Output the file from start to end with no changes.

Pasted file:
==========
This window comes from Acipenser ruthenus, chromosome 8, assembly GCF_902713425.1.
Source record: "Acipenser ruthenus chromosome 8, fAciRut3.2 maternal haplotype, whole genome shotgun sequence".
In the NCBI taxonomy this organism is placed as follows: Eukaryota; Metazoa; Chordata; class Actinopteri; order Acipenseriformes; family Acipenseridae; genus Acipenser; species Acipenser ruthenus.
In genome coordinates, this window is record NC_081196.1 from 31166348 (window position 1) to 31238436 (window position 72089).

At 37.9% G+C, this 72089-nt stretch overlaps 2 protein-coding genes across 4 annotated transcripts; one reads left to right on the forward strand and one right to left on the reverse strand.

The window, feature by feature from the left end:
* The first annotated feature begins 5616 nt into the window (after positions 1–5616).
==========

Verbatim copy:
This window comes from Acipenser ruthenus, chromosome 8, assembly GCF_902713425.1.
Source record: "Acipenser ruthenus chromosome 8, fAciRut3.2 maternal haplotype, whole genome shotgun sequence".
In the NCBI taxonomy this organism is placed as follows: Eukaryota; Metazoa; Chordata; class Actinopteri; order Acipenseriformes; family Acipenseridae; genus Acipenser; species Acipenser ruthenus.
In genome coordinates, this window is record NC_081196.1 from 31166348 (window position 1) to 31238436 (window position 72089).

At 37.9% G+C, this 72089-nt stretch overlaps 2 protein-coding genes across 4 annotated transcripts; one reads left to right on the forward strand and one right to left on the reverse strand.

The window, feature by feature from the left end:
* The first annotated feature begins 5616 nt into the window (after positions 1–5616).